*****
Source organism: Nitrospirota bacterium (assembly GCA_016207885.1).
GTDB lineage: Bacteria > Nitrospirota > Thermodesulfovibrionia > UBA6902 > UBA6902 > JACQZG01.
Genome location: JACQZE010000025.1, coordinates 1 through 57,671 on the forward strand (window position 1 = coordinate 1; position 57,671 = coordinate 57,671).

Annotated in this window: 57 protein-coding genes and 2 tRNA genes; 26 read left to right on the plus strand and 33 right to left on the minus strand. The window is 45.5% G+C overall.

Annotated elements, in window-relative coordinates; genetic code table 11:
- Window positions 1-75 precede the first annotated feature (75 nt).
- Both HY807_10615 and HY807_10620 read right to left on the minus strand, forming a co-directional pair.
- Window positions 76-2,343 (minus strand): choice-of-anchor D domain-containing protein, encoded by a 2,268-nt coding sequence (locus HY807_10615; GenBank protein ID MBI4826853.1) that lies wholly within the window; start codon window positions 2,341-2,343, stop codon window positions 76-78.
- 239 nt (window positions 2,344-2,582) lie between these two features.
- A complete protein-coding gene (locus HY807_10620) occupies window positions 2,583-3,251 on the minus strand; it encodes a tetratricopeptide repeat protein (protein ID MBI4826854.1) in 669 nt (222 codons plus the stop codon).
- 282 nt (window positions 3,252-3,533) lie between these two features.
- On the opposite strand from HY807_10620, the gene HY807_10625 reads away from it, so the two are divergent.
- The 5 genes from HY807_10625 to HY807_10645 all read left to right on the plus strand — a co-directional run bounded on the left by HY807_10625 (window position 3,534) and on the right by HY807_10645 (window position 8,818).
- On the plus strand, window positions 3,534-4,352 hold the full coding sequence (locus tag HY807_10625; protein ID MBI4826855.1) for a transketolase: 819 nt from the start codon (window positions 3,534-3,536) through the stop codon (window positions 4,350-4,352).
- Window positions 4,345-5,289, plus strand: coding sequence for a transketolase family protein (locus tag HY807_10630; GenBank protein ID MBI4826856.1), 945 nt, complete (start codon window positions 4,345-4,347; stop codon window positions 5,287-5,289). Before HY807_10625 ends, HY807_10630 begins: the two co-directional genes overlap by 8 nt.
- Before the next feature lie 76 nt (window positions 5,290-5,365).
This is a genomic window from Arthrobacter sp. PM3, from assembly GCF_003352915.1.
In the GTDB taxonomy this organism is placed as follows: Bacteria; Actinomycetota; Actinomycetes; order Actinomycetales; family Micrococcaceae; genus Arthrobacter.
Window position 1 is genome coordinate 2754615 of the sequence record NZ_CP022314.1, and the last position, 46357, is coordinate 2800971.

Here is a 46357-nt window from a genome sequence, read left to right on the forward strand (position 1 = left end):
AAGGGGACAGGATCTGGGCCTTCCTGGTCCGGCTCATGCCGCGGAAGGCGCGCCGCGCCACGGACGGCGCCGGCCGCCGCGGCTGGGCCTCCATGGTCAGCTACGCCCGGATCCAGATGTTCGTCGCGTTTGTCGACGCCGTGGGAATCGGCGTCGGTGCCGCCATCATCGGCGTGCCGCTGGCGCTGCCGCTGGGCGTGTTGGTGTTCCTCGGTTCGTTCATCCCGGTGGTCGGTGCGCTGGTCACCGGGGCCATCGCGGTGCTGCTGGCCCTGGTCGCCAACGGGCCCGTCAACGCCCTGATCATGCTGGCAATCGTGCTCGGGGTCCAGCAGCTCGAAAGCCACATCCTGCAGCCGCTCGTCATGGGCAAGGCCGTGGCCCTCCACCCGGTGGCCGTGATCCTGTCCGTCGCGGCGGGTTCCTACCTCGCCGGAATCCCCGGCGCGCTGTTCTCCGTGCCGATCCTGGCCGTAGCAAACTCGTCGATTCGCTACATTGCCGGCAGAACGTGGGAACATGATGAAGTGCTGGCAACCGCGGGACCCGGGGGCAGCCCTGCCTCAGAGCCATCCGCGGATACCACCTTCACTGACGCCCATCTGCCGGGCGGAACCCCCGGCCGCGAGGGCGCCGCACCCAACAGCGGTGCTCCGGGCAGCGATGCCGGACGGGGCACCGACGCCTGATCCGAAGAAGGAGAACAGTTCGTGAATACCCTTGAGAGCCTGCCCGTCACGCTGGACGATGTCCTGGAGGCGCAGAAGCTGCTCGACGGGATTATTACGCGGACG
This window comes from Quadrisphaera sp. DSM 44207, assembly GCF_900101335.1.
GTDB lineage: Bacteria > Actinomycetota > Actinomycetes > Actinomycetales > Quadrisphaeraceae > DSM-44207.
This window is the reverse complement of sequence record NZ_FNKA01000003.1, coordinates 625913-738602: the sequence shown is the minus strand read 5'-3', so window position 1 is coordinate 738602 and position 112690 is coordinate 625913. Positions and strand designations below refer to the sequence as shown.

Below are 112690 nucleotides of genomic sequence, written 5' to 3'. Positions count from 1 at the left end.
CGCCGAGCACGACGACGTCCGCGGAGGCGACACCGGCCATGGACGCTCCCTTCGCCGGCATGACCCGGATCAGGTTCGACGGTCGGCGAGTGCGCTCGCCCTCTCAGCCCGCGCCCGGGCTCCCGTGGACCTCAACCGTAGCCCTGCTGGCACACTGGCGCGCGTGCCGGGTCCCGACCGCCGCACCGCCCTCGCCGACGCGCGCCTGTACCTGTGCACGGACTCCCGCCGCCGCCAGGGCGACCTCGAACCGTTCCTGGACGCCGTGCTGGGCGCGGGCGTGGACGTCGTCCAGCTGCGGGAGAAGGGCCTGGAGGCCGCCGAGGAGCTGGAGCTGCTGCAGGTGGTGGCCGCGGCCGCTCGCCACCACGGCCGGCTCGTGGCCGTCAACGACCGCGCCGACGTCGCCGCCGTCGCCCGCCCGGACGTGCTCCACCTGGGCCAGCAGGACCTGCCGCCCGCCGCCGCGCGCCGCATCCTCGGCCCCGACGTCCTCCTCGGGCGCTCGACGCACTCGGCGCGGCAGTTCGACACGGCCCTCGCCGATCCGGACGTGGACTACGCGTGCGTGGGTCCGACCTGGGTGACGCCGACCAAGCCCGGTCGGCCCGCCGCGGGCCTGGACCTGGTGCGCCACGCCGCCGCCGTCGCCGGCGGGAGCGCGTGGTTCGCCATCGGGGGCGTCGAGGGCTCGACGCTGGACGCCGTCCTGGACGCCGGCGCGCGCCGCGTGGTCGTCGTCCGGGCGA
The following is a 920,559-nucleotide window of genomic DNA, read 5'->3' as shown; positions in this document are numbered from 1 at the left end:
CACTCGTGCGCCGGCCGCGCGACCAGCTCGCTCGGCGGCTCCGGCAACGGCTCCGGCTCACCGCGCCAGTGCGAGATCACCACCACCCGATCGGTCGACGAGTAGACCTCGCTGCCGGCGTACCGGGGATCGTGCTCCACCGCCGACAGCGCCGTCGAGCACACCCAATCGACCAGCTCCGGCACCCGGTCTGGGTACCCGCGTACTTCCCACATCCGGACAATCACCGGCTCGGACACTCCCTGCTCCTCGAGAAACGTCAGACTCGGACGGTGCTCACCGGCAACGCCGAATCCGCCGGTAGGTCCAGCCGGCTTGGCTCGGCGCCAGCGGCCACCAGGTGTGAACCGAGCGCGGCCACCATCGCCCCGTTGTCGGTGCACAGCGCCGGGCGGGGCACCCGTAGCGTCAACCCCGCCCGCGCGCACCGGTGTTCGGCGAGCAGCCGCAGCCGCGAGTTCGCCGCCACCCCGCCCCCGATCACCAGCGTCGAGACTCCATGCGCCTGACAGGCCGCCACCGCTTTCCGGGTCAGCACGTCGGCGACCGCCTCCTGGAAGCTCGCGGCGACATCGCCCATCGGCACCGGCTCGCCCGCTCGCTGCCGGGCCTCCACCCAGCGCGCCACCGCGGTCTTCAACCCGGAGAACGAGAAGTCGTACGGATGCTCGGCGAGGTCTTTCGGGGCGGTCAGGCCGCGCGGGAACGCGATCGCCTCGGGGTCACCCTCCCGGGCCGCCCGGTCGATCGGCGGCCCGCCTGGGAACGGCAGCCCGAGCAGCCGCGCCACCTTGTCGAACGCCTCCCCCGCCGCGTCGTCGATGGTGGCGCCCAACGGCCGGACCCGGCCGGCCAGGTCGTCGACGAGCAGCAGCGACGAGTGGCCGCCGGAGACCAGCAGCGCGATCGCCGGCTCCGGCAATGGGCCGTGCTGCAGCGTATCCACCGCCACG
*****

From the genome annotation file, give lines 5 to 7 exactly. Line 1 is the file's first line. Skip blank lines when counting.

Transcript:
Annotated elements, in window-relative coordinates; genetic code table 11:
- Window positions 1-75 precede the first annotated feature (75 nt).
- Both HY807_10615 and HY807_10620 read right to left on the minus strand, forming a co-directional pair.